Tuesday, March 11, 2008
On March 4th 2008, the 433rd Cubs, parents, and a few Scouts paid a visit to the David Dunlap Observatory. Unfortunately the weather did not cooperate and we couldn't actually see the stars or do our work for the Globe at Night's light pollution awareness project. We were fortunate to beat a major snowstorm that descended on the city shortly after we left.
We were able to take in a presentation at the administration building that covered many of the requirements of the Astronomers Badge. The tour also counts towards requirement B3 or the Black Star. Our cubs had some good questions and demonstrated their knowledge of astronomy including one or two things that surprised me.
Afterward we were able to visit the observatory dome and see the telescope. The scope is quite massive and the Cubs were impressed that it was so finely balanced that impatient astronomers could move the 25 ton assembly by hand!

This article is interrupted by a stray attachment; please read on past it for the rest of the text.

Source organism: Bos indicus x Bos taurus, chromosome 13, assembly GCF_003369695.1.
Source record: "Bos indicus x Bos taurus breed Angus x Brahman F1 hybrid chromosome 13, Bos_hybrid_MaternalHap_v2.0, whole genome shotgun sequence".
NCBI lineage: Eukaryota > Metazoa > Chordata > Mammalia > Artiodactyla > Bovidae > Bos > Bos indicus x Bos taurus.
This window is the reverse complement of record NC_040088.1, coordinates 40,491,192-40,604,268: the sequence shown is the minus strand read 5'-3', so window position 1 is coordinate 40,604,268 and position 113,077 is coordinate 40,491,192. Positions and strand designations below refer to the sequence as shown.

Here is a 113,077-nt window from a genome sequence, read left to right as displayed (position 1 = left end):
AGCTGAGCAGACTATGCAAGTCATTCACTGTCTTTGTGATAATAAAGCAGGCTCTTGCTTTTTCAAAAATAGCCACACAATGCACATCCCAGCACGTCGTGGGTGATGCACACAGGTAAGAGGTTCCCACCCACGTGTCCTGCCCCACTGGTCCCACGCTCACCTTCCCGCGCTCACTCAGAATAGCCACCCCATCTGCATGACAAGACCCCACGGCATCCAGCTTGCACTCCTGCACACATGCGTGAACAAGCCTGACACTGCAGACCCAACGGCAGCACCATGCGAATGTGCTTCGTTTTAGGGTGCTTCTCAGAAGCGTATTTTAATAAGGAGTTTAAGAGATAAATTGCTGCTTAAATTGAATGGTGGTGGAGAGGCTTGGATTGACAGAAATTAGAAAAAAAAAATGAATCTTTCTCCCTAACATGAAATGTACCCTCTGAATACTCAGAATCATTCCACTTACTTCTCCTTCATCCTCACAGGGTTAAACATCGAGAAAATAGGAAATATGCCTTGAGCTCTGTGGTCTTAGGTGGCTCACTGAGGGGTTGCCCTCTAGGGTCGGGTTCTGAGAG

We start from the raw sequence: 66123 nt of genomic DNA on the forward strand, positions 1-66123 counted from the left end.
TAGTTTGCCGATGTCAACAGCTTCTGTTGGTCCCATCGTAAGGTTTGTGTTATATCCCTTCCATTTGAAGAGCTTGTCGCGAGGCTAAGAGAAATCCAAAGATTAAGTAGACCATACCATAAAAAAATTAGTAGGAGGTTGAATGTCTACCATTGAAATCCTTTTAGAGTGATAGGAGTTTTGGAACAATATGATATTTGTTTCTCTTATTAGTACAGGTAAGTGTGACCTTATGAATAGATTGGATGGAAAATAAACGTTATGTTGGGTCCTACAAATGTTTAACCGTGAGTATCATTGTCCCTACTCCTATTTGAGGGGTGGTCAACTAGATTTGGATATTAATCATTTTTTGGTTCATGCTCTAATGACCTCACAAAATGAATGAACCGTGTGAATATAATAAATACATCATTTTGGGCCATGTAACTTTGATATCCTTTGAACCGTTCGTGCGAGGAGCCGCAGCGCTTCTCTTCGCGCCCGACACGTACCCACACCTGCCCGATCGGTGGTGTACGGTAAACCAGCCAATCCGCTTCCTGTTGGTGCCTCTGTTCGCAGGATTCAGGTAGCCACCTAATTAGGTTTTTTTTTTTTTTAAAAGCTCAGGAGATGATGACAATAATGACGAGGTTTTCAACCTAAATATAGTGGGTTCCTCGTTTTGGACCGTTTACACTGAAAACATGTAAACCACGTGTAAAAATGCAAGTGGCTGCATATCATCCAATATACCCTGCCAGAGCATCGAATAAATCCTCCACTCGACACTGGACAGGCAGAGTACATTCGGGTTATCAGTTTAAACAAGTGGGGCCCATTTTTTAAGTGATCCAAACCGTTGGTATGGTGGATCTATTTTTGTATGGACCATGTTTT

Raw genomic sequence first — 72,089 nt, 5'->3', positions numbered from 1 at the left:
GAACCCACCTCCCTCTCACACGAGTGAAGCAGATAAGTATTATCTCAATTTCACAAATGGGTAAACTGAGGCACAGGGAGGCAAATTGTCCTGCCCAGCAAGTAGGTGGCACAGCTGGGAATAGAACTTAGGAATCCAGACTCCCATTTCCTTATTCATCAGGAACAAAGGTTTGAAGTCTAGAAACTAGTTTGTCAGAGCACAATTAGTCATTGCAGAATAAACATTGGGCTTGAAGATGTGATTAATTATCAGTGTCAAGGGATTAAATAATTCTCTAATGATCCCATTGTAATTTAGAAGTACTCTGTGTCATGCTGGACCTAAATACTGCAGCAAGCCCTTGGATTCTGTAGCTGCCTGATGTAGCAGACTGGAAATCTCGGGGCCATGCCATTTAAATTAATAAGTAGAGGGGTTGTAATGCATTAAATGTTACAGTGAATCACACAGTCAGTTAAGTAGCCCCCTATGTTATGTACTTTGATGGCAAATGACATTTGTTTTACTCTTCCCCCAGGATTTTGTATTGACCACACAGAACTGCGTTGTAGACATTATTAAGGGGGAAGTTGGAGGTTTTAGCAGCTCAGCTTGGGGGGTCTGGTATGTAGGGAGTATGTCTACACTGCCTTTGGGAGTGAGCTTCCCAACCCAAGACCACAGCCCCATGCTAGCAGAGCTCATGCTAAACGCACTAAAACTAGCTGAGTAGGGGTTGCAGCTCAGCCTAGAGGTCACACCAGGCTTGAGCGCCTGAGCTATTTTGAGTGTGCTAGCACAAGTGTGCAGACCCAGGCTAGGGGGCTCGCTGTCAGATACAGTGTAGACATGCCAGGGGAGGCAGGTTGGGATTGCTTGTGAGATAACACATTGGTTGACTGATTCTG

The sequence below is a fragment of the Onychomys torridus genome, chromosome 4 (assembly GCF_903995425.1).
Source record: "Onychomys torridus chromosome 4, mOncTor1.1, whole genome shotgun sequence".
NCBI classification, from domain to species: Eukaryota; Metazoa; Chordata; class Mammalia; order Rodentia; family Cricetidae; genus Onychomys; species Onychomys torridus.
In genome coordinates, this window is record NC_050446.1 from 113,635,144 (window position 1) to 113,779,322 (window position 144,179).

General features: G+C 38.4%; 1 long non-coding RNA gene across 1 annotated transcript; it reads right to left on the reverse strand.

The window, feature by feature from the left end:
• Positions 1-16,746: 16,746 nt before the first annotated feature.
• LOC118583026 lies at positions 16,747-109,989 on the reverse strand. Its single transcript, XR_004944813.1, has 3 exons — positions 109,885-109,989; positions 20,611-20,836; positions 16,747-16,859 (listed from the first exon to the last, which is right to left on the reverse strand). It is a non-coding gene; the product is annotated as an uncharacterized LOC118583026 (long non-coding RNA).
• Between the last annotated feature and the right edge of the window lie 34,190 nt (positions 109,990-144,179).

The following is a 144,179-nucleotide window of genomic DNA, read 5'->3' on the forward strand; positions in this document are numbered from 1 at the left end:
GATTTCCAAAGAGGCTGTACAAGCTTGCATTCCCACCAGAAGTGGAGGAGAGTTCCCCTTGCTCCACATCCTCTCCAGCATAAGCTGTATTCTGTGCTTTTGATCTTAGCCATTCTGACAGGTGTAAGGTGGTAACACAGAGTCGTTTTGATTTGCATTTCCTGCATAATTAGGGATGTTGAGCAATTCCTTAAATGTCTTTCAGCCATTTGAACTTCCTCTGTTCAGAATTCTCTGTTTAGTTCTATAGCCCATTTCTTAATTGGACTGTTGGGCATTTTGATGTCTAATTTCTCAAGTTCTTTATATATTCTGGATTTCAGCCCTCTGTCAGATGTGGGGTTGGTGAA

We learned a bit of the history of the facility, its use for astrophotography, and a renown Canadian astronomer Helen Sawyer Hogg who conducted research at the DDO for many decades.
We also saw a spectrographic lens and learned a bit about some of the work being done, including a study of rather bizarre systems known as contact binaries. In these systems two rapidly co-orbiting stars are so close they actually touch but do not merge! There are a number of interesting question that aren't known about these including how they came so close.
Hopefully, we will be able to return later this spring to actually look through the eyepiece!
Our thanks to Tuba Koktay, Ian Shelton, and Thomas Karmo at the DDO.